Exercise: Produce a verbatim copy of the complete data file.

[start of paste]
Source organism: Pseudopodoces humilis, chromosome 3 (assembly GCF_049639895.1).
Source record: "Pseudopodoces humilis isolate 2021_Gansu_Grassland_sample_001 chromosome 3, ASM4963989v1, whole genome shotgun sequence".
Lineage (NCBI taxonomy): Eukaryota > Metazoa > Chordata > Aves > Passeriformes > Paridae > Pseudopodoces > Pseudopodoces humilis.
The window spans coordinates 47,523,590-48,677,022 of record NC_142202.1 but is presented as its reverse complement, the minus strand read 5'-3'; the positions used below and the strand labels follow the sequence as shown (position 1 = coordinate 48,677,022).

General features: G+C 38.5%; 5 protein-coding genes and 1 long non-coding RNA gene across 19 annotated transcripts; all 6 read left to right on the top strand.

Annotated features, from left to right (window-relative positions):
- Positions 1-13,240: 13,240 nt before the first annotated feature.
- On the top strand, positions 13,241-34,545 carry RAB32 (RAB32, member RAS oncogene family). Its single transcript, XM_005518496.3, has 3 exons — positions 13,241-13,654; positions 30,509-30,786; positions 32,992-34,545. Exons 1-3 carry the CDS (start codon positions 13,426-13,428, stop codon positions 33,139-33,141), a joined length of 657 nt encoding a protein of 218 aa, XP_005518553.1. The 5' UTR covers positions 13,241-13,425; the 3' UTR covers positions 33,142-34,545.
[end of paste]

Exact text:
Source organism: Pseudopodoces humilis, chromosome 3 (assembly GCF_049639895.1).
Source record: "Pseudopodoces humilis isolate 2021_Gansu_Grassland_sample_001 chromosome 3, ASM4963989v1, whole genome shotgun sequence".
Lineage (NCBI taxonomy): Eukaryota > Metazoa > Chordata > Aves > Passeriformes > Paridae > Pseudopodoces > Pseudopodoces humilis.
The window spans coordinates 47,523,590-48,677,022 of record NC_142202.1 but is presented as its reverse complement, the minus strand read 5'-3'; the positions used below and the strand labels follow the sequence as shown (position 1 = coordinate 48,677,022).

General features: G+C 38.5%; 5 protein-coding genes and 1 long non-coding RNA gene across 19 annotated transcripts; all 6 read left to right on the top strand.

Annotated features, from left to right (window-relative positions):
- Positions 1-13,240: 13,240 nt before the first annotated feature.
- On the top strand, positions 13,241-34,545 carry RAB32 (RAB32, member RAS oncogene family). Its single transcript, XM_005518496.3, has 3 exons — positions 13,241-13,654; positions 30,509-30,786; positions 32,992-34,545. Exons 1-3 carry the CDS (start codon positions 13,426-13,428, stop codon positions 33,139-33,141), a joined length of 657 nt encoding a protein of 218 aa, XP_005518553.1. The 5' UTR covers positions 13,241-13,425; the 3' UTR covers positions 33,142-34,545.